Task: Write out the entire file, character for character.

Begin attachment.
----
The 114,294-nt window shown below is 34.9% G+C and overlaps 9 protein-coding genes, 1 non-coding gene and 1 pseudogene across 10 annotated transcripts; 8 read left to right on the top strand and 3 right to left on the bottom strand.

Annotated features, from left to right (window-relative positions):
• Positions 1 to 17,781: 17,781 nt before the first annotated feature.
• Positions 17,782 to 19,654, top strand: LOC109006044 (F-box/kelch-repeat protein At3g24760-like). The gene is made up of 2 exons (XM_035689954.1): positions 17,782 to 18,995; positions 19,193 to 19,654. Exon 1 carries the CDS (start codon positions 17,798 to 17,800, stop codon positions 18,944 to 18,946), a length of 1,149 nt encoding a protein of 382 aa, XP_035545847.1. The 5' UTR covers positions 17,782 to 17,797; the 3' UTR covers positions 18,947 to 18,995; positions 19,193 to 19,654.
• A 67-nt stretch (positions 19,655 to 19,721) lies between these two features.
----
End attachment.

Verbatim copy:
The 114,294-nt window shown below is 34.9% G+C and overlaps 9 protein-coding genes, 1 non-coding gene and 1 pseudogene across 10 annotated transcripts; 8 read left to right on the top strand and 3 right to left on the bottom strand.

Annotated features, from left to right (window-relative positions):
• Positions 1 to 17,781: 17,781 nt before the first annotated feature.
• Positions 17,782 to 19,654, top strand: LOC109006044 (F-box/kelch-repeat protein At3g24760-like). The gene is made up of 2 exons (XM_035689954.1): positions 17,782 to 18,995; positions 19,193 to 19,654. Exon 1 carries the CDS (start codon positions 17,798 to 17,800, stop codon positions 18,944 to 18,946), a length of 1,149 nt encoding a protein of 382 aa, XP_035545847.1. The 5' UTR covers positions 17,782 to 17,797; the 3' UTR covers positions 18,947 to 18,995; positions 19,193 to 19,654.
• A 67-nt stretch (positions 19,655 to 19,721) lies between these two features.